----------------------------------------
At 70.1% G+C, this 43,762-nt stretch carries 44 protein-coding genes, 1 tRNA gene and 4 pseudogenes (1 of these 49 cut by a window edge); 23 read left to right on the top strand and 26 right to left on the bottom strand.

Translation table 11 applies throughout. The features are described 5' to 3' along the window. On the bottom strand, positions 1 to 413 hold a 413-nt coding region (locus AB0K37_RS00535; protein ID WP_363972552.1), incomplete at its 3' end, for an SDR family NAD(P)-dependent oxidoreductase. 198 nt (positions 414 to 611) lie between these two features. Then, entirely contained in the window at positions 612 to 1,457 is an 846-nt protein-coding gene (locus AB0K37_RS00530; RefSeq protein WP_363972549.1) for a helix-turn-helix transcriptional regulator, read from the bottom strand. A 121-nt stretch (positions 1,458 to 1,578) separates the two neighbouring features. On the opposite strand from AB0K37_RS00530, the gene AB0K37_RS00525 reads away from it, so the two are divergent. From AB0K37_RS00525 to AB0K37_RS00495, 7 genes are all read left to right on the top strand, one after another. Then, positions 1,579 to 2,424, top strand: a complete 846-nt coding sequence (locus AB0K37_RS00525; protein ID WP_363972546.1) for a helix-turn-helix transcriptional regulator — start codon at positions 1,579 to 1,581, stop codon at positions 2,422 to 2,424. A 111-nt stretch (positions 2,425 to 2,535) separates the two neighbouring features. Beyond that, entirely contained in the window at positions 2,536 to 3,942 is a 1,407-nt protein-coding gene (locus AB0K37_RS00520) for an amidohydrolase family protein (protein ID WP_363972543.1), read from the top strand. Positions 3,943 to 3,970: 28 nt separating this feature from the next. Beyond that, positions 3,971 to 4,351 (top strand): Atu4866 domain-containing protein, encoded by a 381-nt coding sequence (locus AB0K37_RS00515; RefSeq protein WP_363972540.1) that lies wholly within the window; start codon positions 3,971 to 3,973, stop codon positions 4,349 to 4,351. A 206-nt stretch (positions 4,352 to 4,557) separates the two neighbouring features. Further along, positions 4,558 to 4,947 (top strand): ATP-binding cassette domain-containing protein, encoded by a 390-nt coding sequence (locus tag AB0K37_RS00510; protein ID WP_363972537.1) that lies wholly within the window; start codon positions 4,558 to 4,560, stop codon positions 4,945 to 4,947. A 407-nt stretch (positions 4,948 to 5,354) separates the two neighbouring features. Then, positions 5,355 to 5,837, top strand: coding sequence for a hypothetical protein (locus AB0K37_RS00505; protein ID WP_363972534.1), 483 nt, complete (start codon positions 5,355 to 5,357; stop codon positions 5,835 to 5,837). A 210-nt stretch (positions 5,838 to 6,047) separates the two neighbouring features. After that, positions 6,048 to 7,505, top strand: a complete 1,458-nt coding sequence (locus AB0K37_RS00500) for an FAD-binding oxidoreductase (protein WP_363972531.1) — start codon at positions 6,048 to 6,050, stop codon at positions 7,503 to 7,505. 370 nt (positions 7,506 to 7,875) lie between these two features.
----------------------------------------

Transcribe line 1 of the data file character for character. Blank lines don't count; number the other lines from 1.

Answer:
At 70.1% G+C, this 43,762-nt stretch carries 44 protein-coding genes, 1 tRNA gene and 4 pseudogenes (1 of these 49 cut by a window edge); 23 read left to right on the top strand and 26 right to left on the bottom strand.